OECD, UN, IMF, World Bank “toolkit” says countries should expand taxation of indirect asset transfers

The IMF, OECD, UN, and World Bank Group, through a joint initiative known as the “Platform for Collaboration on Tax,” has released a draft toolkit discussing proposed approaches for countries to adopt to address tax avoidance through offshore indirect transfers of assets.

An offshore indirect transfer of assets occurs when there is a sale of a corporation or other entity that owns an asset located in one country to a resident of another country. Since the sale is structured as the sale of stock or other rights in an entity, not of the asset itself, the owner of the asset can avoid tax on capital gains inherent in the asset at the time of the sale.

The new draft document, titled “The Taxation of Offshore Indirect Transfers – A Toolkit,” concludes that when there is an indirect transfer of immovable assets there strong case for allocating taxing rights with respect to capital gains associated with the transfer to the country in which the asset is located regardless of whether the transferor is resident there or has a taxable presence there.

Moreover, the document suggests that countries should consider adopting a broad category of immovable property subject to taxation, including gains arising in relation to location specific rents clearly linked to national assets, such as from licenses to exploit public goods.

Examples of such property would include electric, gas, or other utilities and telecommunications and broadcast spectrum and networks, the toolkit asserts.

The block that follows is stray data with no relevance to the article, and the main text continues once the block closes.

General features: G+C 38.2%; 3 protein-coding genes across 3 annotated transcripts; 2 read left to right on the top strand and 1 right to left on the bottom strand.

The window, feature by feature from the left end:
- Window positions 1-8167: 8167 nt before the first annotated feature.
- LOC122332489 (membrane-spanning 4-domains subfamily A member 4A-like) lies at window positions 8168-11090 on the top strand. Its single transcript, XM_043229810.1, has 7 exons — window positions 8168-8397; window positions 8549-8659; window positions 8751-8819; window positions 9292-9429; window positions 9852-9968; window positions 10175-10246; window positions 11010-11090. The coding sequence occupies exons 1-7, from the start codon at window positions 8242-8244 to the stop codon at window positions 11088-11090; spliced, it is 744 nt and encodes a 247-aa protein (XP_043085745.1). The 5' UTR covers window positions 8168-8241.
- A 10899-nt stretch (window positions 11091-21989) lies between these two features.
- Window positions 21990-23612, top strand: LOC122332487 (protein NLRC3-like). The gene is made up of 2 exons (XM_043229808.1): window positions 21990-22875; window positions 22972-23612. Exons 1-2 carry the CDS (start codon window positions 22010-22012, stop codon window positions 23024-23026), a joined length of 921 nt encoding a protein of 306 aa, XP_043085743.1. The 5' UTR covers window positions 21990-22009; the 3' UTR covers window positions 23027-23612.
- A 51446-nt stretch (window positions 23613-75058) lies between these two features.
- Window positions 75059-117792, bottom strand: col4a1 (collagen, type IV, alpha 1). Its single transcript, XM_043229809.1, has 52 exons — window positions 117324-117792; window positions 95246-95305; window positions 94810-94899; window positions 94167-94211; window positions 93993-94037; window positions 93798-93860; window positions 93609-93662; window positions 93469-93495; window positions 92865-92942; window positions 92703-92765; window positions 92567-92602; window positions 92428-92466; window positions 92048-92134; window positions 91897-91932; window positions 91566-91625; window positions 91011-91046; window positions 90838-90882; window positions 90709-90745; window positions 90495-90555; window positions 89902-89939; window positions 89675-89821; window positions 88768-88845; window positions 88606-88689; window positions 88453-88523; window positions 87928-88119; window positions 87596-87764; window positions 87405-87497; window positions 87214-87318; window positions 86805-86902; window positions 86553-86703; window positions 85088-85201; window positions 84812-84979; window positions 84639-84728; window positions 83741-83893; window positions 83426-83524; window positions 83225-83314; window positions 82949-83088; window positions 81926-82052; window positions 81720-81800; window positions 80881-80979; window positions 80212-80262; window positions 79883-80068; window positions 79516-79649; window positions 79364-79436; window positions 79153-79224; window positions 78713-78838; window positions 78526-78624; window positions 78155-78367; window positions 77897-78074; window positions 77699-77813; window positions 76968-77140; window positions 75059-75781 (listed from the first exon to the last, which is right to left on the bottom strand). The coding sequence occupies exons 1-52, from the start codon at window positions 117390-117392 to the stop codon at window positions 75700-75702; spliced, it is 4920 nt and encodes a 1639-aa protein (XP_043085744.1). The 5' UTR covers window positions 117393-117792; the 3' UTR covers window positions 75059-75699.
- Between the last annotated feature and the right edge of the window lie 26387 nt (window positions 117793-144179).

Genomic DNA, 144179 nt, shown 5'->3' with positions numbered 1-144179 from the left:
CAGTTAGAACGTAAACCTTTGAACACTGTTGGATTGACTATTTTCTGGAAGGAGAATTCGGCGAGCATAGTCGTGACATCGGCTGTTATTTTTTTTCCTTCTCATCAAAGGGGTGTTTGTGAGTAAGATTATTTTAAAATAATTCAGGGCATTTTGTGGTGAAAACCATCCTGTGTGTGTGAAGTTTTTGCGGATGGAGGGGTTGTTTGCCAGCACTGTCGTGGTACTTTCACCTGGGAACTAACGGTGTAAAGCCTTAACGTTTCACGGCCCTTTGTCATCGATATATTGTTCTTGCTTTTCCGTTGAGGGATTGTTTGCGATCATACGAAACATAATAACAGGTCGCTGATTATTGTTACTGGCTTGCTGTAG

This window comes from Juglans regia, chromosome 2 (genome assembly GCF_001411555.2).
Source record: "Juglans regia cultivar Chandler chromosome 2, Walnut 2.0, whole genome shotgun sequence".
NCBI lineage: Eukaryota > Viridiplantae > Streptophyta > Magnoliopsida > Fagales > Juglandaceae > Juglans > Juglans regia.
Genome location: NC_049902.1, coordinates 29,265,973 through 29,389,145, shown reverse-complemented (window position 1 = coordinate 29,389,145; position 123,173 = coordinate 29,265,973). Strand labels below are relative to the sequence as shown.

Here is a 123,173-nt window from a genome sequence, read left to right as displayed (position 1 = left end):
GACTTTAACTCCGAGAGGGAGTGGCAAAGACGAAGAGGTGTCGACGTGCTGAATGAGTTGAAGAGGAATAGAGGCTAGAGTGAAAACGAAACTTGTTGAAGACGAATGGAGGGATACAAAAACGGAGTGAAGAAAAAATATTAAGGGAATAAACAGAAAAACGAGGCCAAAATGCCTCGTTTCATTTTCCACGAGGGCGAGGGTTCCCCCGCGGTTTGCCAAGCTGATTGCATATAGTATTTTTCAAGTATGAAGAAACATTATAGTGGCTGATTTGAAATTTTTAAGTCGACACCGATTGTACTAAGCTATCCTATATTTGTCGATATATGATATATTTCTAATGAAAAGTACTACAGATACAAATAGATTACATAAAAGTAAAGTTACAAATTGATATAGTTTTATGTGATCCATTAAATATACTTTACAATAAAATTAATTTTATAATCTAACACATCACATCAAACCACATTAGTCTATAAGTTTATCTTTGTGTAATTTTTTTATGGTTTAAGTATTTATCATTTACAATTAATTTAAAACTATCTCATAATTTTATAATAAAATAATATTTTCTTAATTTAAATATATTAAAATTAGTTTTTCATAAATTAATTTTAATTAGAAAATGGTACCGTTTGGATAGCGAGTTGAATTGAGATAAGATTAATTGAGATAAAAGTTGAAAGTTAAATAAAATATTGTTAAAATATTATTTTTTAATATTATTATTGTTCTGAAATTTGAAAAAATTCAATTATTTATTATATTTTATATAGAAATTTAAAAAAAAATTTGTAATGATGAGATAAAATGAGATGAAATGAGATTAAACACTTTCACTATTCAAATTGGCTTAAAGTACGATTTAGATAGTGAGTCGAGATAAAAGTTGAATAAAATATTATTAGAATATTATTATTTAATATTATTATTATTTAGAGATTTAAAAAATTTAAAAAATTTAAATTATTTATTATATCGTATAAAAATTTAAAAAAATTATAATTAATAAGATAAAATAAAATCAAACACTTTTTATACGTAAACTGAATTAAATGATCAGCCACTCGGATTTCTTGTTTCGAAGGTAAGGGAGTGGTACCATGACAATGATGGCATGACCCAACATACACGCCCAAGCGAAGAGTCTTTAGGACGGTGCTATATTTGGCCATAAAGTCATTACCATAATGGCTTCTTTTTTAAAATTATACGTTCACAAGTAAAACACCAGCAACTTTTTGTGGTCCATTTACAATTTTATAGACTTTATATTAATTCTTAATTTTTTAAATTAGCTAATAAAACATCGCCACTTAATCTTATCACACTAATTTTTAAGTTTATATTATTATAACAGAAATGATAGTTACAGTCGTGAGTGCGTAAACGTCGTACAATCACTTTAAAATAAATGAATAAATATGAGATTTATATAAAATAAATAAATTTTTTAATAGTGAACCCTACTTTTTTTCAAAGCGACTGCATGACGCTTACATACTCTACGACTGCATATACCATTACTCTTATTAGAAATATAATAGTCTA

Moreover, document suggests countries consider going even further, extending the definition of immovable property subject to taxation to rights to receive variable or fixed payments in relation to extractive industry rights or government issued rights with an exclusive quality.

The toolkit also presents countries with two different options for a domestic tax law framework to tax indirect transfers along with suggested enforcement and collection mechanisms.

One method involves taxing the local resident asset-owning entity under a deemed disposal model where gain is triggered when there is a sufficient change in the ownership of the entity.

The second method seeks to tax the non-resident seller on the grounds that the transfer gives rise to gain with a local source in the country where the asset is located. Such rules may be augmented with a taxable asset rule, the toolkit says.

Tax planning using indirect transfers has been identified as a cause for concern by many countries, particularly developing nations where extraction industries operate. This issue was not addressed in the 2015 OECD/G20 base erosion profit shifting (BEPS) plan.

The Platform for Collaboration on Tax seeks comments on the draft by September 25. Answers to the following questions are specifically requested:

  1. Does this draft toolkit effectively address the rationale(s) for taxing offshore indirect transfers of assets?
  2. Does it lay out a clear principle for taxing offshore indirect transfers of assets?
  3. Is the definition of an offshore indirect transfer of assets satisfactory?
  4. Is the discussion regarding source and residence taxation in this context balanced and robustly argued?
  5. Is the suggested possible expansion of the definition of immovable property for the purposes of the taxation of offshore indirect transfers reasonable?
  6. Is the concept of location-specific rents helpful in addressing these issues? If so, how is it best formulated in practical terms?
  7. Are there other implementation approaches that should be considered?
  8. Is the draft toolkit’s preference for the ‘deemed disposal’ method appropriate?
  9. Are the complexities in the taxation of these international transactions adequately represented?

Comments other issues are also welcome.

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